Kee-Boon-Mein-Kaa literally means "I have quit picking huckleberries."
Every Labor Day Weekend, we gathered and celebrated the good harvest, our families and friends, and our Potawatomi way of life. We do this through song, dance, food and prayers. Though the pow wow began in 1985, our people have gathered to celebrate these things since the beginning of time.
Pokegnek pene ga edawat zhode, mine wi gage-edawat zhode |
The Pokagons have always lived here. And will always live here.
Potawatomi people have called the land in the lower Great Lakes area home for hundreds of years. Around the turn of the nineteenth century when American immigrants first came to southwestern Michigan, they would have found the Potawatomi leader Leopold Pokagon and his villagers living in what is now Bertrand Township, Michigan.
The descendants of this group, about 4,500 tribal citizens today, are the Pokagon Band of Potawatomi. The Pokagon homeland is identified now as the six counties of LaPorte, St. Joseph, Elkhart, Starke, Marshall and Kosciusko in northern Indiana and the four counties of Berrien, Cass, Van Buren and Allegan in southwest Michigan.
As Indiana's only federally-recognized tribe, and one of twelve federally-recognized tribes in Michigan, the Pokagon Band today maintains its sovereign right to self rule, and its government-to-government relationships with Indiana, Michigan and the United States government. As a sovereign Indian nation, the Pokagon Band exercises jurisdiction over its citizens and its tribal lands, maintains an independent tribal court and police department, and regulates its natural resources. An eleven-member Tribal Council, which is elected to staggered, three-year terms by Band citizens, governs the Pokagon Band. This modern tribal government places a premium on the service it provides to citizens. As they have for generations, the Pokagon people can rely on their community for support with nourishment, shelter, learning, and physical and mental healing and wellness.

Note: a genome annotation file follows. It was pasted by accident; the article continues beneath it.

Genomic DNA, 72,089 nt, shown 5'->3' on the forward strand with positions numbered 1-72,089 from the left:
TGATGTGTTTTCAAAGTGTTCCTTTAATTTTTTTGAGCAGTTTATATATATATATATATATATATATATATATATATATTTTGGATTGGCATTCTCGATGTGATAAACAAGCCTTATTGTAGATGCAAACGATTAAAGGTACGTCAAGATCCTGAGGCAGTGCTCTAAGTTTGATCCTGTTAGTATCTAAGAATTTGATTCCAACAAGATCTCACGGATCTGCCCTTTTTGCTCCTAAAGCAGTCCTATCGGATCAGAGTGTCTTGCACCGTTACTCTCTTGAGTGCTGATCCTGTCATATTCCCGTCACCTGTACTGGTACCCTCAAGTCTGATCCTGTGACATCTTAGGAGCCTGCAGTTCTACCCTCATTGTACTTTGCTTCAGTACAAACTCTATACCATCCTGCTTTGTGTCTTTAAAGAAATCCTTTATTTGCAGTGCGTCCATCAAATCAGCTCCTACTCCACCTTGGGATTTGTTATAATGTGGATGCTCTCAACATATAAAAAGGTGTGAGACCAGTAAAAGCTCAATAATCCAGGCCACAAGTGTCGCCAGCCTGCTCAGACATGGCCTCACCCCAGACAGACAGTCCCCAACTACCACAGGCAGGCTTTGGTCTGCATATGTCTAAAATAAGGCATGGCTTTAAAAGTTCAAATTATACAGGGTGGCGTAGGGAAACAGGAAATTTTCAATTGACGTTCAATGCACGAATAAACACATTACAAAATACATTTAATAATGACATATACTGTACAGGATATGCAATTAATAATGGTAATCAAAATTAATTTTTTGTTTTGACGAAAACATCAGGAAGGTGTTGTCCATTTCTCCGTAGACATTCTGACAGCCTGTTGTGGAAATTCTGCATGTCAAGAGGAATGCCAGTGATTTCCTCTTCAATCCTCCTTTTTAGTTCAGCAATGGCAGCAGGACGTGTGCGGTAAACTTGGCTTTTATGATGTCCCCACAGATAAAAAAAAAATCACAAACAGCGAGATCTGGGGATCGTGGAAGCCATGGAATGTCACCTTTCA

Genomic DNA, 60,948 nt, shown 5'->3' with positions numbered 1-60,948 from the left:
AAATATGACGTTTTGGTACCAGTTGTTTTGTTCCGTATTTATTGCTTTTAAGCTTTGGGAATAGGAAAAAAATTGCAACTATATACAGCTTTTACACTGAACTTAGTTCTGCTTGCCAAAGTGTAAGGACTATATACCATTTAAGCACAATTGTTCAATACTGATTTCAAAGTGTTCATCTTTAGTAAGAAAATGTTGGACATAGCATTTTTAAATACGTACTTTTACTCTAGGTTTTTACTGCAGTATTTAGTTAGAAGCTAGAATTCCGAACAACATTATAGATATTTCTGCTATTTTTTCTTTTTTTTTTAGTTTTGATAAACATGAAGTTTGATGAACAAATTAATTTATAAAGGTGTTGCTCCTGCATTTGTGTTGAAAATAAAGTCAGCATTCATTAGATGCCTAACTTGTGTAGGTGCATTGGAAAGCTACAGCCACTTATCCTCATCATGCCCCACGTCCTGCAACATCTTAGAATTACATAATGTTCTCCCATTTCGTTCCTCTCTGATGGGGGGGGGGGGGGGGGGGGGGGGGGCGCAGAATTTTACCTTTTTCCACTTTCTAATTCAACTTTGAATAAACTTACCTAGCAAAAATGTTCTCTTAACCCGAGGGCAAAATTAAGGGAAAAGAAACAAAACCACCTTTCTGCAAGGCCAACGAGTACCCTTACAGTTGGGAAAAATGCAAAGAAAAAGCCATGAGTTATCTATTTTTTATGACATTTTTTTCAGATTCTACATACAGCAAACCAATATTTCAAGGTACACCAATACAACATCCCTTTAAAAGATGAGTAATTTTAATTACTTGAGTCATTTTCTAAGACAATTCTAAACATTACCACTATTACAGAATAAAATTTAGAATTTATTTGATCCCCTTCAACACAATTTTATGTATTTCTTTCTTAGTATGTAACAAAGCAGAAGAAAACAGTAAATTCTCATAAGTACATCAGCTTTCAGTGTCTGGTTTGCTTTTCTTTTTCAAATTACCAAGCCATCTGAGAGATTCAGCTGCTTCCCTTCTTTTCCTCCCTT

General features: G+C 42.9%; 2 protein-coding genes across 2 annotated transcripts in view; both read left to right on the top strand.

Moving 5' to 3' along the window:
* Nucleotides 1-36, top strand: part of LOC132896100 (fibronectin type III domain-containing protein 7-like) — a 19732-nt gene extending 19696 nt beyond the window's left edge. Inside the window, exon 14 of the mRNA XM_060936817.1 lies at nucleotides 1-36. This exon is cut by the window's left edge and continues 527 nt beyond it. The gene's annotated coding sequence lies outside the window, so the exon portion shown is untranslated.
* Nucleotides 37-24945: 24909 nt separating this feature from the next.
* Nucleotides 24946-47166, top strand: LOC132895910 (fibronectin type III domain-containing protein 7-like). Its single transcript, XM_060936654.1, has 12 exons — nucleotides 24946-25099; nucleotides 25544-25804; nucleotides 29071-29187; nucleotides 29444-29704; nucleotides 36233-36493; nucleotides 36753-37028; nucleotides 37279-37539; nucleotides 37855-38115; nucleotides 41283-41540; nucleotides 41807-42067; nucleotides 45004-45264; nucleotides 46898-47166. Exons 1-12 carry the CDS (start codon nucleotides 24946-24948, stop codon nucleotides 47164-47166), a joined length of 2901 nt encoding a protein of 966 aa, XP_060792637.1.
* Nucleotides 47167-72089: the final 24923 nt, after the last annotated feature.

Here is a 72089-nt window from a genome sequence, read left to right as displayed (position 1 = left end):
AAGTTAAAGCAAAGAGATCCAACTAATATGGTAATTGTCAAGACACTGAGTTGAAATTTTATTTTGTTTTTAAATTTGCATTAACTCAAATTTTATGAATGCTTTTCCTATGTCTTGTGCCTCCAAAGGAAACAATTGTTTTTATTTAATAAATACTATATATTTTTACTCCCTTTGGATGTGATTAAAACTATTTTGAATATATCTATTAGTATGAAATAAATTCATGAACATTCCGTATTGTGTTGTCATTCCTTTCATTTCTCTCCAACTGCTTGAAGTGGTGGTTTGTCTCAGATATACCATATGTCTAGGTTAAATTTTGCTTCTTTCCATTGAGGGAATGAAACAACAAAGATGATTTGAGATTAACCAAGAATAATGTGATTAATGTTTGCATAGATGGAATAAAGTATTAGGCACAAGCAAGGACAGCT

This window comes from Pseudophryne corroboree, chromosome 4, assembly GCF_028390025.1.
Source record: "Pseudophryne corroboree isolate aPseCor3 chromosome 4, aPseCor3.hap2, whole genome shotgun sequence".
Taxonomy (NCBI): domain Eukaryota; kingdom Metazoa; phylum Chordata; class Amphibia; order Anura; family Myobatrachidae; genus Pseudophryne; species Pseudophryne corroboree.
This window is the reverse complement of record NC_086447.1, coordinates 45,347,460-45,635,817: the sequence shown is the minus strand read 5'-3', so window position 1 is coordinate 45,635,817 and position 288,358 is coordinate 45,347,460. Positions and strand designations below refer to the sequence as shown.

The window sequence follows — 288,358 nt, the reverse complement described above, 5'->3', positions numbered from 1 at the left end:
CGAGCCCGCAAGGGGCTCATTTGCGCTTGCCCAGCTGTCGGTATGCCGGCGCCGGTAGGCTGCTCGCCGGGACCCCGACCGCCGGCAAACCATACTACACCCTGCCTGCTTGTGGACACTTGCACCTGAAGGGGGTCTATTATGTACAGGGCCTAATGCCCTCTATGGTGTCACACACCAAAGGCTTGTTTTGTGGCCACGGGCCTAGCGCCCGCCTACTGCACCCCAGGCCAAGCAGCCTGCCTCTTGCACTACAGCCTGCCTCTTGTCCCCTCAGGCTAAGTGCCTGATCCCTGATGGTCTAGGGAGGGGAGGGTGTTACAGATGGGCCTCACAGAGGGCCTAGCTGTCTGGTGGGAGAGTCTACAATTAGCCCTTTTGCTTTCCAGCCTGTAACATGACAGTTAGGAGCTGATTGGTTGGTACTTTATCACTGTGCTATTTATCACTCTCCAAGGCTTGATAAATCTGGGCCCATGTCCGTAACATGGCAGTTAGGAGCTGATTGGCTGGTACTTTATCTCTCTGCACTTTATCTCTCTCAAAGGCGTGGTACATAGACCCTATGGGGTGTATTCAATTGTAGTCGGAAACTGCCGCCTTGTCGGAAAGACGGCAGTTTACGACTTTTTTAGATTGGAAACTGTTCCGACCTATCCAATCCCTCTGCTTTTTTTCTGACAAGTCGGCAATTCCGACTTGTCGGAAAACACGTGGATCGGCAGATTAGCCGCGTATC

The Band aims to respectfully promote and protect its culture, dignity, education, health and welfare and self-sufficiency of our Elders, our youth, our families and our future generations, while preserving Mother Earth. The Pokagon Band strives to give its people a better quality of life, and to be economically independent from federal and state governments, allowing the Band to exercise its sovereignty. Click here to go to the Pokagon Band of Potawatomi website.